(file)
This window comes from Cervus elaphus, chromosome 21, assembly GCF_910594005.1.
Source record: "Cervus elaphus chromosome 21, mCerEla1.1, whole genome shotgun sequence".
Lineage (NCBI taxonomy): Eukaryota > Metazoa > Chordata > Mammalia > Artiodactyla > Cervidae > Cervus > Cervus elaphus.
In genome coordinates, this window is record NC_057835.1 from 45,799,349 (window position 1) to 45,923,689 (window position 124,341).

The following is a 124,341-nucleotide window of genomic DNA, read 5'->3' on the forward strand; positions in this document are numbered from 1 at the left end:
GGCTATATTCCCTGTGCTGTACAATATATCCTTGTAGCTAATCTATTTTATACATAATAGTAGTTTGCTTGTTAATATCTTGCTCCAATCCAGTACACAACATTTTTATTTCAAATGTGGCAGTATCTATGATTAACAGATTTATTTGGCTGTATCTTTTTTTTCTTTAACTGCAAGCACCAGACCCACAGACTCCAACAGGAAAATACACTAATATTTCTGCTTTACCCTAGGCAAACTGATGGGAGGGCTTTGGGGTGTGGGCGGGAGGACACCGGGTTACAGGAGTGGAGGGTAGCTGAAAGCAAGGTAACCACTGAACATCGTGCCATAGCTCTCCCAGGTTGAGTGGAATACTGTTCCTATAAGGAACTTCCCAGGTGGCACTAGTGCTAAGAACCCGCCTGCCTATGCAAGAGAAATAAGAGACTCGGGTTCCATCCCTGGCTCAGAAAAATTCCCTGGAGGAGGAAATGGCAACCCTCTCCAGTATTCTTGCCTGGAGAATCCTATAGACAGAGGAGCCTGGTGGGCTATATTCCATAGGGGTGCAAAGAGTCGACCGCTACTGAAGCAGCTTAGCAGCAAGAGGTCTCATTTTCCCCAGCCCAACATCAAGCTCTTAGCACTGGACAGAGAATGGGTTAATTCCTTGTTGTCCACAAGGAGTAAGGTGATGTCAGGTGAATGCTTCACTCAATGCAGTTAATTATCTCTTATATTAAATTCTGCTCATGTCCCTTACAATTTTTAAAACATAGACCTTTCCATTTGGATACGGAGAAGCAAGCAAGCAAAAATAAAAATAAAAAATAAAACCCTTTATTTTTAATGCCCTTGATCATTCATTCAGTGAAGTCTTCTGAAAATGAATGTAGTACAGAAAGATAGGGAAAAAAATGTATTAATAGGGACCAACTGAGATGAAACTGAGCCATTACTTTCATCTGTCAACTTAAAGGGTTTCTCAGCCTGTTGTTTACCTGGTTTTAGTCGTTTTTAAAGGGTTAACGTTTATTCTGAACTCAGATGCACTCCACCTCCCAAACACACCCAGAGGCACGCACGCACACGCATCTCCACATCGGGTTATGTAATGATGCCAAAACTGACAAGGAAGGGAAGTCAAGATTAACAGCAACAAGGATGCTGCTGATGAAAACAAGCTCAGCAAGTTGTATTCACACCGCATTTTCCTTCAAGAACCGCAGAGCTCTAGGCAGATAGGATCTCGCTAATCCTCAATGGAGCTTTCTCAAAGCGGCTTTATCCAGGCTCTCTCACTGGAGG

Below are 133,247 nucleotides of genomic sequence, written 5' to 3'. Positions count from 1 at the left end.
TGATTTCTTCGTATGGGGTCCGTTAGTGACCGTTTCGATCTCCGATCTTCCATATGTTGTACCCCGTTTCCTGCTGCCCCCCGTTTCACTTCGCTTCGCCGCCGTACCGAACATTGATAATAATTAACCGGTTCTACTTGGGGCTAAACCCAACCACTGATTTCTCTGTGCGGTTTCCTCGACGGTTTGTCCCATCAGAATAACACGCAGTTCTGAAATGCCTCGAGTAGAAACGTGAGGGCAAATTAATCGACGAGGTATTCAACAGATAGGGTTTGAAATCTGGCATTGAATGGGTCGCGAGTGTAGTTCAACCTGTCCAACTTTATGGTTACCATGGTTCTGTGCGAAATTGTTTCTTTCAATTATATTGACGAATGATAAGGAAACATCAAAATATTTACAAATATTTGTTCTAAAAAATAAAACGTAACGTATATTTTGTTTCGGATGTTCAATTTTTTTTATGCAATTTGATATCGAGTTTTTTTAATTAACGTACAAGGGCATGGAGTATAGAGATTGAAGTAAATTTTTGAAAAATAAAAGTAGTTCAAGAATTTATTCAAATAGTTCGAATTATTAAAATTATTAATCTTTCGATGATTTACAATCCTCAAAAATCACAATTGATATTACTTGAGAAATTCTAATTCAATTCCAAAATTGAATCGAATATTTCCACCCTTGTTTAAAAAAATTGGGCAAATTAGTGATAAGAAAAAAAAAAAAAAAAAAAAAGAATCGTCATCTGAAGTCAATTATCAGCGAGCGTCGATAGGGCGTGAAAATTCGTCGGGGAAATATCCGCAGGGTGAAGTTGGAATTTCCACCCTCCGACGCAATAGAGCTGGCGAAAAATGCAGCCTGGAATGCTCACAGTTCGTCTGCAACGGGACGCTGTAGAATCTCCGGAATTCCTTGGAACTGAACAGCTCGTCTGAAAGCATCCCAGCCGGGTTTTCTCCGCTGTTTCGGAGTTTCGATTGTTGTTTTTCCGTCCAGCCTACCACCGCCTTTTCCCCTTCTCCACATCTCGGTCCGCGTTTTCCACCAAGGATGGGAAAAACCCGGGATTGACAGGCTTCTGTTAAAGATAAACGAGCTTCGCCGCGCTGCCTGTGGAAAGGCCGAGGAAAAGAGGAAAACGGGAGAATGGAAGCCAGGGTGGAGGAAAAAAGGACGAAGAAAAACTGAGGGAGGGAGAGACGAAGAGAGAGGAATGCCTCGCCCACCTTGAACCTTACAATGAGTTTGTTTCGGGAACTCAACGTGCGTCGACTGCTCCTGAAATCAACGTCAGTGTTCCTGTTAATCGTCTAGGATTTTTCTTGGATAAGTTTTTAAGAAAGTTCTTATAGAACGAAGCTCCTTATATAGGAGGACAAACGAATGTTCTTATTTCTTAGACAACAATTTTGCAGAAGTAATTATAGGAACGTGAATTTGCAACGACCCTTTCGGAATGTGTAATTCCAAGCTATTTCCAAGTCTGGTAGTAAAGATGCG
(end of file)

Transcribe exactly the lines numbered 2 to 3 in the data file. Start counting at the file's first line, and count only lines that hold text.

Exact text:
Source record: "Cervus elaphus chromosome 21, mCerEla1.1, whole genome shotgun sequence".
Lineage (NCBI taxonomy): Eukaryota > Metazoa > Chordata > Mammalia > Artiodactyla > Cervidae > Cervus > Cervus elaphus.